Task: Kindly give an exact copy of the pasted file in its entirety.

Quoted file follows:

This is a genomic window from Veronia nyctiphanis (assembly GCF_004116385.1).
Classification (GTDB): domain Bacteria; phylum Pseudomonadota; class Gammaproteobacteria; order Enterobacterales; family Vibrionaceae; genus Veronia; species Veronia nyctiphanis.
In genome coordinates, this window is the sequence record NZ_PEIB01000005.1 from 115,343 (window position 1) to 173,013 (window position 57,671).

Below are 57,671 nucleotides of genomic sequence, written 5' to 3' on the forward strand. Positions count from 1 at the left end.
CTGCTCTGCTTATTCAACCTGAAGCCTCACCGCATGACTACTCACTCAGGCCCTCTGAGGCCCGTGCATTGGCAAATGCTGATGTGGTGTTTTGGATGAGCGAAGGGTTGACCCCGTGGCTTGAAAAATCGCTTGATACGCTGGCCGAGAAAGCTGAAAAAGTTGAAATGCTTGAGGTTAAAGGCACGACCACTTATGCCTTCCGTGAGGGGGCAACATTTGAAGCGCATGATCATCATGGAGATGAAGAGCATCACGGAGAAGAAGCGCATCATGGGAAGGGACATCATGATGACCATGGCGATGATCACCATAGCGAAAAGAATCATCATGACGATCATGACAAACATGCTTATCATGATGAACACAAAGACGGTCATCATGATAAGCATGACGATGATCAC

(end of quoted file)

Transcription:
This is a genomic window from Veronia nyctiphanis (assembly GCF_004116385.1).
Classification (GTDB): domain Bacteria; phylum Pseudomonadota; class Gammaproteobacteria; order Enterobacterales; family Vibrionaceae; genus Veronia; species Veronia nyctiphanis.
In genome coordinates, this window is the sequence record NZ_PEIB01000005.1 from 115,343 (window position 1) to 173,013 (window position 57,671).

Below are 57,671 nucleotides of genomic sequence, written 5' to 3' on the forward strand. Positions count from 1 at the left end.
CTGCTCTGCTTATTCAACCTGAAGCCTCACCGCATGACTACTCACTCAGGCCCTCTGAGGCCCGTGCATTGGCAAATGCTGATGTGGTGTTTTGGATGAGCGAAGGGTTGACCCCGTGGCTTGAAAAATCGCTTGATACGCTGGCCGAGAAAGCTGAAAAAGTTGAAATGCTTGAGGTTAAAGGCACGACCACTTATGCCTTCCGTGAGGGGGCAACATTTGAAGCGCATGATCATCATGGAGATGAAGAGCATCACGGAGAAGAAGCGCATCATGGGAAGGGACATCATGATGACCATGGCGATGATCACCATAGCGAAAAGAATCATCATGACGATCATGACAAACATGCTTATCATGATGAACACAAAGACGGTCATCATGATAAGCATGACGATGATCAC